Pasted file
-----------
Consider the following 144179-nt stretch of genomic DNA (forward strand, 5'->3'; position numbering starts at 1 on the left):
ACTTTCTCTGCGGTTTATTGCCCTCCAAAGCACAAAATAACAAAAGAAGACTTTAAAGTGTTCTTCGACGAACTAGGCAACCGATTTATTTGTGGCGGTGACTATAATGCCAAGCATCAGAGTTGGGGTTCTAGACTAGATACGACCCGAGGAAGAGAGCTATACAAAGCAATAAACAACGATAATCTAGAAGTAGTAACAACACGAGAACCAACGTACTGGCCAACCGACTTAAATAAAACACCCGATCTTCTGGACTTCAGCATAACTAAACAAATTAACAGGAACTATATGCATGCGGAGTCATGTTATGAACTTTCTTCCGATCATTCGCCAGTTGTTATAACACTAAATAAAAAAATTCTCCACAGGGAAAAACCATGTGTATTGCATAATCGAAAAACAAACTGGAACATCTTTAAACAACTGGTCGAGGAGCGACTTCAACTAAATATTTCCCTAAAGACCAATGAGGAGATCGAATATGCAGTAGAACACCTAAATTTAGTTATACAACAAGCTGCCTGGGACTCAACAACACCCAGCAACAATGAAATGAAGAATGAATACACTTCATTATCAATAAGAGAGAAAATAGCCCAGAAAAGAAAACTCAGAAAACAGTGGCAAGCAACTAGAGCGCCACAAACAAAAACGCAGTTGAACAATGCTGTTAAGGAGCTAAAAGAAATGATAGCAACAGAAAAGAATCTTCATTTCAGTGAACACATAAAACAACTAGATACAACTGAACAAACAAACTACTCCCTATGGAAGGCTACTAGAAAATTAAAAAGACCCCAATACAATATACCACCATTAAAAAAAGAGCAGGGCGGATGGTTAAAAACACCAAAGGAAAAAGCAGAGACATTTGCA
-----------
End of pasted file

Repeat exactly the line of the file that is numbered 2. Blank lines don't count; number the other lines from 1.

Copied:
ACTTTCTCTGCGGTTTATTGCCCTCCAAAGCACAAAATAACAAAAGAAGACTTTAAAGTGTTCTTCGACGAACTAGGCAACCGATTTATTTGTGGCGGTGACTATAATGCCAAGCATCAGAGTTGGGGTTCTAGACTAGATACGACCCGAGGAAGAGAGCTATACAAAGCAATAAACAACGATAATCTAGAAGTAGTAACAACACGAGAACCAACGTACTGGCCAACCGACTTAAATAAAACACCCGATCTTCTGGACTTCAGCATAACTAAACAAATTAACAGGAACTATATGCATGCGGAGTCATGTTATGAACTTTCTTCCGATCATTCGCCAGTTGTTATAACACTAAATAAAAAAATTCTCCACAGGGAAAAACCATGTGTATTGCATAATCGAAAAACAAACTGGAACATCTTTAAACAACTGGTCGAGGAGCGACTTCAACTAAATATTTCCCTAAAGACCAATGAGGAGATCGAATATGCAGTAGAACACCTAAATTTAGTTATACAACAAGCTGCCTGGGACTCAACAACACCCAGCAACAATGAAATGAAGAATGAATACACTTCATTATCAATAAGAGAGAAAATAGCCCAGAAAAGAAAACTCAGAAAACAGTGGCAAGCAACTAGAGCGCCACAAACAAAAACGCAGTTGAACAATGCTGTTAAGGAGCTAAAAGAAATGATAGCAACAGAAAAGAATCTTCATTTCAGTGAACACATAAAACAACTAGATACAACTGAACAAACAAACTACTCCCTATGGAAGGCTACTAGAAAATTAAAAAGACCCCAATACAATATACCACCATTAAAAAAAGAGCAGGGCGGATGGTTAAAAACACCAAAGGAAAAAGCAGAGACATTTGCA